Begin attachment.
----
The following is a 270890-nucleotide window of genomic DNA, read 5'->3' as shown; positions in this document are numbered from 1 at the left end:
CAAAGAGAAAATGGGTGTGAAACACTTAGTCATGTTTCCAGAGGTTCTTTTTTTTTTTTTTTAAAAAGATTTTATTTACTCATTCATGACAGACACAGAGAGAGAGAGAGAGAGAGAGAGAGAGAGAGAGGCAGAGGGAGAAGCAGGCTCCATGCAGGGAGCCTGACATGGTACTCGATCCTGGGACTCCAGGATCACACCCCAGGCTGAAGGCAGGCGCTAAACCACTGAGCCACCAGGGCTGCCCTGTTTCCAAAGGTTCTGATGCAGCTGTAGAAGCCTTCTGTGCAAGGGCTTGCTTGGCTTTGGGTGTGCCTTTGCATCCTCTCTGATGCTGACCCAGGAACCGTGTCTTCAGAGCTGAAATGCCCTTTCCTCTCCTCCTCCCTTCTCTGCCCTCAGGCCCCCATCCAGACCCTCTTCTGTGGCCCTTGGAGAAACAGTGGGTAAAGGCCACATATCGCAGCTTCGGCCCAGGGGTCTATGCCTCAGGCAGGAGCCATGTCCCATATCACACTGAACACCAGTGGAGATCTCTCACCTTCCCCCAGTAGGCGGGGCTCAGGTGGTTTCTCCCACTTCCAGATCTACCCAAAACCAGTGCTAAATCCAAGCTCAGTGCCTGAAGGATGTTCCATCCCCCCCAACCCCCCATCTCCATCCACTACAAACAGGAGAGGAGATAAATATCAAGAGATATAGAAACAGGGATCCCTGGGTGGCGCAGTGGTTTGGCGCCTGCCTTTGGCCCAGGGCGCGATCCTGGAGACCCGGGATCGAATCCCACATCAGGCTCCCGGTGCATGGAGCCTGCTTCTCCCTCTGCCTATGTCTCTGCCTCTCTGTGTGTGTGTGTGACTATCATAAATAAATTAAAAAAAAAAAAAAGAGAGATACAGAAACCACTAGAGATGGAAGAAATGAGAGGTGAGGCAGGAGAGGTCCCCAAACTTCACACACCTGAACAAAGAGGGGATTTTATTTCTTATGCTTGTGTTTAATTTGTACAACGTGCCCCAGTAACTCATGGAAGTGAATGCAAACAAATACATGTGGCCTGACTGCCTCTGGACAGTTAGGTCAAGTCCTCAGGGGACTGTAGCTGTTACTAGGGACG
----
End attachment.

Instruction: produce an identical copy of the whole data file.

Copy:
The following is a 270890-nucleotide window of genomic DNA, read 5'->3' as shown; positions in this document are numbered from 1 at the left end:
CAAAGAGAAAATGGGTGTGAAACACTTAGTCATGTTTCCAGAGGTTCTTTTTTTTTTTTTTTAAAAAGATTTTATTTACTCATTCATGACAGACACAGAGAGAGAGAGAGAGAGAGAGAGAGAGAGAGAGGCAGAGGGAGAAGCAGGCTCCATGCAGGGAGCCTGACATGGTACTCGATCCTGGGACTCCAGGATCACACCCCAGGCTGAAGGCAGGCGCTAAACCACTGAGCCACCAGGGCTGCCCTGTTTCCAAAGGTTCTGATGCAGCTGTAGAAGCCTTCTGTGCAAGGGCTTGCTTGGCTTTGGGTGTGCCTTTGCATCCTCTCTGATGCTGACCCAGGAACCGTGTCTTCAGAGCTGAAATGCCCTTTCCTCTCCTCCTCCCTTCTCTGCCCTCAGGCCCCCATCCAGACCCTCTTCTGTGGCCCTTGGAGAAACAGTGGGTAAAGGCCACATATCGCAGCTTCGGCCCAGGGGTCTATGCCTCAGGCAGGAGCCATGTCCCATATCACACTGAACACCAGTGGAGATCTCTCACCTTCCCCCAGTAGGCGGGGCTCAGGTGGTTTCTCCCACTTCCAGATCTACCCAAAACCAGTGCTAAATCCAAGCTCAGTGCCTGAAGGATGTTCCATCCCCCCCAACCCCCCATCTCCATCCACTACAAACAGGAGAGGAGATAAATATCAAGAGATATAGAAACAGGGATCCCTGGGTGGCGCAGTGGTTTGGCGCCTGCCTTTGGCCCAGGGCGCGATCCTGGAGACCCGGGATCGAATCCCACATCAGGCTCCCGGTGCATGGAGCCTGCTTCTCCCTCTGCCTATGTCTCTGCCTCTCTGTGTGTGTGTGTGACTATCATAAATAAATTAAAAAAAAAAAAAAGAGAGATACAGAAACCACTAGAGATGGAAGAAATGAGAGGTGAGGCAGGAGAGGTCCCCAAACTTCACACACCTGAACAAAGAGGGGATTTTATTTCTTATGCTTGTGTTTAATTTGTACAACGTGCCCCAGTAACTCATGGAAGTGAATGCAAACAAATACATGTGGCCTGACTGCCTCTGGACAGTTAGGTCAAGTCCTCAGGGGACTGTAGCTGTTACTAGGGACG